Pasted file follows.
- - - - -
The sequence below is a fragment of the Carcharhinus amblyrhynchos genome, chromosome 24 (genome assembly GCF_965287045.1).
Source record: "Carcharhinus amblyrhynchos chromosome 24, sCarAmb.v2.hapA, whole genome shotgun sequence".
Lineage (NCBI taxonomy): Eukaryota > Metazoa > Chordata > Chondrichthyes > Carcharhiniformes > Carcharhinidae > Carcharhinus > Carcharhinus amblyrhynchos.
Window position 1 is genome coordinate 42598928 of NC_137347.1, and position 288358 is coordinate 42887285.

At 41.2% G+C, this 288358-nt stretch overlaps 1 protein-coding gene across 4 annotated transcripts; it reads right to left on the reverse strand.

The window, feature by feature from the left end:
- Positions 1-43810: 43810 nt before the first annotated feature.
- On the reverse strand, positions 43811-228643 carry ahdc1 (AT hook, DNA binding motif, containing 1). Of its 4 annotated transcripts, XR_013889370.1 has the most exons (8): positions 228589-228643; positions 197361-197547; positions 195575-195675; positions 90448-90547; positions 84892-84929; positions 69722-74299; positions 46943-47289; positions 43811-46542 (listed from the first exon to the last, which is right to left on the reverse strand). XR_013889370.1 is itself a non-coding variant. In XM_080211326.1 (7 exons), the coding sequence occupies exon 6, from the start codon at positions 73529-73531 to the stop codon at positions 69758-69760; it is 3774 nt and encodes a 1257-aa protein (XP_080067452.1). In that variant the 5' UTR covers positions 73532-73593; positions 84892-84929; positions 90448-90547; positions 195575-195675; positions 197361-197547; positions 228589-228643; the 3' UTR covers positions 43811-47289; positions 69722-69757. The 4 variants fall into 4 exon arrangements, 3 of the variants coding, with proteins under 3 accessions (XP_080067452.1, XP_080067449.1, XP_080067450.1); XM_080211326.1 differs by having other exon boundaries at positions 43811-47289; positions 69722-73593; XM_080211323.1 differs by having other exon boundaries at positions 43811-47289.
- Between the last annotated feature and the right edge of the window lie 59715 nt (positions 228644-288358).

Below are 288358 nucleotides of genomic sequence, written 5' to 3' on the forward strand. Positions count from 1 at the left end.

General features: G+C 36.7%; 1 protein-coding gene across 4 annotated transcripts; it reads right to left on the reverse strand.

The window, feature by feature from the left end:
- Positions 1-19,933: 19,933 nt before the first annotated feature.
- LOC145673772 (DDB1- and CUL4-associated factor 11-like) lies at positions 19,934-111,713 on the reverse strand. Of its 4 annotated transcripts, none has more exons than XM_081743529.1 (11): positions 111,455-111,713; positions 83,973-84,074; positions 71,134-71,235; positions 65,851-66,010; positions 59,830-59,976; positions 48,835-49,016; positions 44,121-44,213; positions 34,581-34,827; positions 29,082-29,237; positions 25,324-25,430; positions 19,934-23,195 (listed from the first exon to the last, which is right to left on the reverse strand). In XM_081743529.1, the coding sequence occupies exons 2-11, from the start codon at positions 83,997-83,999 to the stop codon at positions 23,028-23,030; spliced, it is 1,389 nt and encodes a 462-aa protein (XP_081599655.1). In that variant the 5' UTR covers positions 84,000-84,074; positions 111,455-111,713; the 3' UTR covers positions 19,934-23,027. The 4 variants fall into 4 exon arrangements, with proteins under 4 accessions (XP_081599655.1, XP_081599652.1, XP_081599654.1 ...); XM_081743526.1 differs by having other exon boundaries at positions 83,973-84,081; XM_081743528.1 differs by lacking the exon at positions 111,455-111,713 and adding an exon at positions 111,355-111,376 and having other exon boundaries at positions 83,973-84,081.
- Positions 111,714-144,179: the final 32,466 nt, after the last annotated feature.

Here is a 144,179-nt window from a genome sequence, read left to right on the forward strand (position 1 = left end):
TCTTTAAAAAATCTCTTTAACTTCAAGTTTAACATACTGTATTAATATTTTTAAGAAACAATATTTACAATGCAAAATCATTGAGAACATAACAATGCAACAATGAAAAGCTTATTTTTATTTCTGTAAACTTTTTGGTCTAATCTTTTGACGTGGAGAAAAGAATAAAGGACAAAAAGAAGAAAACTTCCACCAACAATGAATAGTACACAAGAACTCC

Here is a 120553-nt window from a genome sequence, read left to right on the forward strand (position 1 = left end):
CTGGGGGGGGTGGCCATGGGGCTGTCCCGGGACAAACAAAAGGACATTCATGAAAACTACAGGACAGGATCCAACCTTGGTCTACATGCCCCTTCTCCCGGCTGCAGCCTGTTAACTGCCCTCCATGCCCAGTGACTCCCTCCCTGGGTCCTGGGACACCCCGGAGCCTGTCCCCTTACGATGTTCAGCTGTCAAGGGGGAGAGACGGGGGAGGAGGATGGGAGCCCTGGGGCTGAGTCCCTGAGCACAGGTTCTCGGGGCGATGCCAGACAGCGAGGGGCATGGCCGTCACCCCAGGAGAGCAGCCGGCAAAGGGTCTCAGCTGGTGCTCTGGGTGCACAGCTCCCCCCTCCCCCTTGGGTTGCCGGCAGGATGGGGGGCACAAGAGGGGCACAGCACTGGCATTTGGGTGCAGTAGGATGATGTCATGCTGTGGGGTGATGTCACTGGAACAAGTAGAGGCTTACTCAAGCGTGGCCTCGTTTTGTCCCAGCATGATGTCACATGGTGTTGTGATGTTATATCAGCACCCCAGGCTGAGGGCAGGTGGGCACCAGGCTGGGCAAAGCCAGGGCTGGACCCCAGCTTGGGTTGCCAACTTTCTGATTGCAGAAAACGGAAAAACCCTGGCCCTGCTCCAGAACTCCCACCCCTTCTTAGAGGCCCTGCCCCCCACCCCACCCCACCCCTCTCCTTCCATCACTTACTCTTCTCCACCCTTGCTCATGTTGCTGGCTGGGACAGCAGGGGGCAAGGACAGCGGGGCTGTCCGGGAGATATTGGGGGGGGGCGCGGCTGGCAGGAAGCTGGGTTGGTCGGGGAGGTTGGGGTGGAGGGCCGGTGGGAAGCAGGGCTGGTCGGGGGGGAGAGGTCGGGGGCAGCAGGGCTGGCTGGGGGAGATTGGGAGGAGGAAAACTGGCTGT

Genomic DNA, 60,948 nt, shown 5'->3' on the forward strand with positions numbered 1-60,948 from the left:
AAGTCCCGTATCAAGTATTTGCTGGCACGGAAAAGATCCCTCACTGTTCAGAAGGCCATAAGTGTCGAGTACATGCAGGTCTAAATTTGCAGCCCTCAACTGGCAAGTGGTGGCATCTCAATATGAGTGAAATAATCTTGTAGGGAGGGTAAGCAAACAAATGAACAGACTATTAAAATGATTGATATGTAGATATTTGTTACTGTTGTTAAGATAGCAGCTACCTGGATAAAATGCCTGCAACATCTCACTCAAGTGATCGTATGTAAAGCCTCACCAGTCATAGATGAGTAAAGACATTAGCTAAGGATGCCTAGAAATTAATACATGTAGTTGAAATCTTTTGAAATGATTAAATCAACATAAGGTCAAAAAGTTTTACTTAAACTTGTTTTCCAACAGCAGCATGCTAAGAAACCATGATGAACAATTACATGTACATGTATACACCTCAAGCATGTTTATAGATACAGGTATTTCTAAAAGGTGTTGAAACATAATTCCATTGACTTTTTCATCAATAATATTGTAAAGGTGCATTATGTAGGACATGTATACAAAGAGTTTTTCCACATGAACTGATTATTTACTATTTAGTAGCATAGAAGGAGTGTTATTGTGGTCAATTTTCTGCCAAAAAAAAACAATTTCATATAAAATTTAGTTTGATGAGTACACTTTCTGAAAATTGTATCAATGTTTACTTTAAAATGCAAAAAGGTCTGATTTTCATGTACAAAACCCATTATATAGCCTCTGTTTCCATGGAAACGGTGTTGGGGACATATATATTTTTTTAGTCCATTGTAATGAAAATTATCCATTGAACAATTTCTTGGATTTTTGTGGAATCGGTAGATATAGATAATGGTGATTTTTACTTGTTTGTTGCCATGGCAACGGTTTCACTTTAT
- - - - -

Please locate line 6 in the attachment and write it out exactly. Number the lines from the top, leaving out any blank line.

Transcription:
The window, feature by feature from the left end: